Friday, February 27, 2015

Bruce Moon: Before 1840

It is a curious fact that there are many part-Maoris today (though certainly not all) who have remarkably good memories about their alleged sufferings since 1840 but completely blank minds about what happened to them any earlier.  It is not hard to work out why this should be but more helpful perhaps to assist them in remembering a bit more about their earlier days.

When Europeans first arrived in New Zealand, Maoris were an aggressive warrior race, ready to attack for the slightest reason, as Tasman found out quickly to his cost.[1]

This happened again when, just over a couple of years after Captain Cook,  Marion du Fresne arrived off our shores.  While fishing innocently in calm waters, as he thought, he broke a tapu unknown to him and his fate was sealed.  He and 26 of his crew were massacred and eaten forthwith.[2]  As Lieutenant Roux, one of Marion's officers, noted in his diary, the chiefs "declare war upon the slightest pretext, which wars are very bloody; they generally kill any prisoners they may capture".

Not content with dispatching Marion, about 1500 tribesmen assembled to attack the hospital the French had set up on Moturua Island.  Greatly out-numbered, the French defended themselves valiantly, using their firearms of course, and, with no further losses, killed about 250 of the attackers including many chiefs who were very conspicuous amongst them.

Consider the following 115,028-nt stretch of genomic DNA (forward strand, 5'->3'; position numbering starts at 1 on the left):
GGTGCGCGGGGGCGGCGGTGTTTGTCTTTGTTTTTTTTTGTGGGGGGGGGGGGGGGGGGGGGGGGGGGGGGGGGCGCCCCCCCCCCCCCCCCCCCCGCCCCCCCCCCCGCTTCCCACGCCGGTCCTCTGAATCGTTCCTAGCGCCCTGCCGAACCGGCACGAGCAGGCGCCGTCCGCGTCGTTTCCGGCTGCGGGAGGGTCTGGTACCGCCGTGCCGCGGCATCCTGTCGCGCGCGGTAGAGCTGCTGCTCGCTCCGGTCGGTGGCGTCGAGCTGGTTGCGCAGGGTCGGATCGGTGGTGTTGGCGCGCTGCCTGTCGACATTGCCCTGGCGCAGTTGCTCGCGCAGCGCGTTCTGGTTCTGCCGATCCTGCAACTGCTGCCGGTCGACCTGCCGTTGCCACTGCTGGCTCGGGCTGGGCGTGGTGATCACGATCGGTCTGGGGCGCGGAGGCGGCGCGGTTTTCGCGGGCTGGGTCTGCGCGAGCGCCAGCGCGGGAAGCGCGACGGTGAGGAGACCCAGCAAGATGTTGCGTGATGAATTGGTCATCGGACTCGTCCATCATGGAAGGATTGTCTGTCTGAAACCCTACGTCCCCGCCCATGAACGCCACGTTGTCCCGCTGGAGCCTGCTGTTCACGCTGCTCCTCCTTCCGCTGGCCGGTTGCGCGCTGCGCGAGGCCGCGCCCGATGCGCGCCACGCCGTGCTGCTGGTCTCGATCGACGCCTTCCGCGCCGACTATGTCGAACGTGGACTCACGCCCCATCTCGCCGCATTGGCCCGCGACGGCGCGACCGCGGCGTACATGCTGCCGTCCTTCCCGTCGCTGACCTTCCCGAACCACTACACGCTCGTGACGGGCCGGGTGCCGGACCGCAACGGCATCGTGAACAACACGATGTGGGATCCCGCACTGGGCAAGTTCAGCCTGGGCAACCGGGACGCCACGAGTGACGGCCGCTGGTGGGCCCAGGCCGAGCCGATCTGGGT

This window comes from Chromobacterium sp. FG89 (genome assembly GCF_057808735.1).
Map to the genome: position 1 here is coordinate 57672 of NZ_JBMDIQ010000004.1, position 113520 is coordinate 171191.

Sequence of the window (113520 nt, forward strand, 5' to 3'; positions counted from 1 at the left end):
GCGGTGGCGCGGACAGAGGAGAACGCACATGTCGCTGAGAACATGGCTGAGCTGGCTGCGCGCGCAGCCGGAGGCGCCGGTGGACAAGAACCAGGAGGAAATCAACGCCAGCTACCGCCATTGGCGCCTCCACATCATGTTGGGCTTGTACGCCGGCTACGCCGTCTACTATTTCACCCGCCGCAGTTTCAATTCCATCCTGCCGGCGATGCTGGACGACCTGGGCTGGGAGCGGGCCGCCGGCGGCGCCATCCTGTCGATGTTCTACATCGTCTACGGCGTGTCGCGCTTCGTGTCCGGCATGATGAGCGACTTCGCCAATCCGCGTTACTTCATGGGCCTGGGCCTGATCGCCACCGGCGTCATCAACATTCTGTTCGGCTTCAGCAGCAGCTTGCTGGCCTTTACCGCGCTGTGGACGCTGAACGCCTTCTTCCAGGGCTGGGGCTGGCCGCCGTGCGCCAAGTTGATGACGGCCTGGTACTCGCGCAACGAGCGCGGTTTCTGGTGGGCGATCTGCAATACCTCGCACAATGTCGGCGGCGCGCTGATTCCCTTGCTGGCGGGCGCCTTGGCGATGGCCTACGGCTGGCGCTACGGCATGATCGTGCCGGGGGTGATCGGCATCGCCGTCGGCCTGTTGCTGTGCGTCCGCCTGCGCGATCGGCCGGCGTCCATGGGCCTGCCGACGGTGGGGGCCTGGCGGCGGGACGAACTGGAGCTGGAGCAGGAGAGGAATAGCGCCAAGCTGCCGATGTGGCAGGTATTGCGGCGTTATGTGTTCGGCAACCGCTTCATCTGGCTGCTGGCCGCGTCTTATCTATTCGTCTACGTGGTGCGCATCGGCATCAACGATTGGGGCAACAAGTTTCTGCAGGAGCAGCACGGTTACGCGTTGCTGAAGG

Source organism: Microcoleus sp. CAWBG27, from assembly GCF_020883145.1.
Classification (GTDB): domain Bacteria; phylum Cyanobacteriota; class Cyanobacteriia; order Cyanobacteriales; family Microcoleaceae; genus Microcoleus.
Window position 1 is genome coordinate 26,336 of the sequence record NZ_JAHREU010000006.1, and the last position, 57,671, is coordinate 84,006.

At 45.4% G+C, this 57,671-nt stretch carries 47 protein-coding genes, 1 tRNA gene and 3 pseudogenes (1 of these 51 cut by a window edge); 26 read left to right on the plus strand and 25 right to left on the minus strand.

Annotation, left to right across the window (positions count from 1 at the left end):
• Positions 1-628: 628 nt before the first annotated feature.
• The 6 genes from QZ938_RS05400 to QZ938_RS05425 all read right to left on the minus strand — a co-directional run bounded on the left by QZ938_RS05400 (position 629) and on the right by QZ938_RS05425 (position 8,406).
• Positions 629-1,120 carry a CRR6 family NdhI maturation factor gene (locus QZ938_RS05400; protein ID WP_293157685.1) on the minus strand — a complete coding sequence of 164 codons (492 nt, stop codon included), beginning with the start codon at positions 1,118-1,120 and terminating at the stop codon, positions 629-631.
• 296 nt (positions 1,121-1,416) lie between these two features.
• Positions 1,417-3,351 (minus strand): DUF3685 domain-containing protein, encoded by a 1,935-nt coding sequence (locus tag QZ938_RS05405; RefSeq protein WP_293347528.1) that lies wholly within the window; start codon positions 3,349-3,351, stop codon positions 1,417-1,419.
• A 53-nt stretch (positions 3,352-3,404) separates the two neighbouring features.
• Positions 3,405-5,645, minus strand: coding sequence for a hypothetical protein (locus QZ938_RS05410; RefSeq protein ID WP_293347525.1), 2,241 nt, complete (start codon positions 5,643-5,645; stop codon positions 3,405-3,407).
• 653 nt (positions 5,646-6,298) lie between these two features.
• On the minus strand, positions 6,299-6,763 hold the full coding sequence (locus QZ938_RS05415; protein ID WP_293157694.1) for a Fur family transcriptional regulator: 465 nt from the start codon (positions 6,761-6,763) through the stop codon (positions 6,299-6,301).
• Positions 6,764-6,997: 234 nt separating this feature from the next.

From this episode, the tribes quickly learnt two lessons.  The first was an enduring mortal fear of the "tribe of Marion", confirmed ninety years later by Rev. John Warren.[3]  It was one reason of many chiefs for signing the Treaty of Waitangi though to terminate the carnage of the Musket Wars which followed was another.

The second lesson was of the vast superiority of European firearms over their traditional weapons, so that bargaining for firearms with visiting ships became a highly important activity.  The culmination was Hongi Hika's return from a visit to England with several hundred muskets, many exchanged in Sydney for gifts he had received, and soon followed by the most intense slaughter of the so-called Musket Wars amongst the tribes.

Hongi's  party returning from England reached the Bay of Islands on 11 July 1821 and, shortly afterwards, he began to prepare for his campaign. On 5 September, 2000 Ngapuhi, armed with 1000 muskets, laid siege to Mauinaina pa at Tamaki. It was taken with great slaughter – Te Hinaki and 2000 of his men, as well as many women and children, being killed. The victorious force remained on the battlefield eating the vanquished until they were driven off by the smell of decaying bodies.  It has been noted that "deaths in this one action during the inter-tribal Musket Wars outnumber all deaths in 25 years of the sporadic New Zealand Wars."[4] 

[1]         Tu-mata-kokiri  who confronted Tasman in turn got their comeuppance, being exterminated by Ngai Tahu and Ngatiapa, the last battle being in the Paparoas about 1800.
[2]     For a good account of this episode, read Ian Wishart's "The Great Divide", 2012, ISBN 978-0-9876573-6-7.
[3]     See T.L.Buick, "The Treaty of Waitangi", 1914
[4]     Many of the details in this account are taken from "The Encyclopedia of New Zealand" and other sources, easily obtained by "googling".  Much is summarised by Pember Reeves in "The Long White Cloud, 1898, republished as ISBN 0-85558-293-6


Anonymous said...

We are largely to blame for letting this sham to arrive at this stage , exspediency by politions over the years for their own greedy reasons have allowed Maori fat cats to take advantage of the treaty to mean what they want it to mean.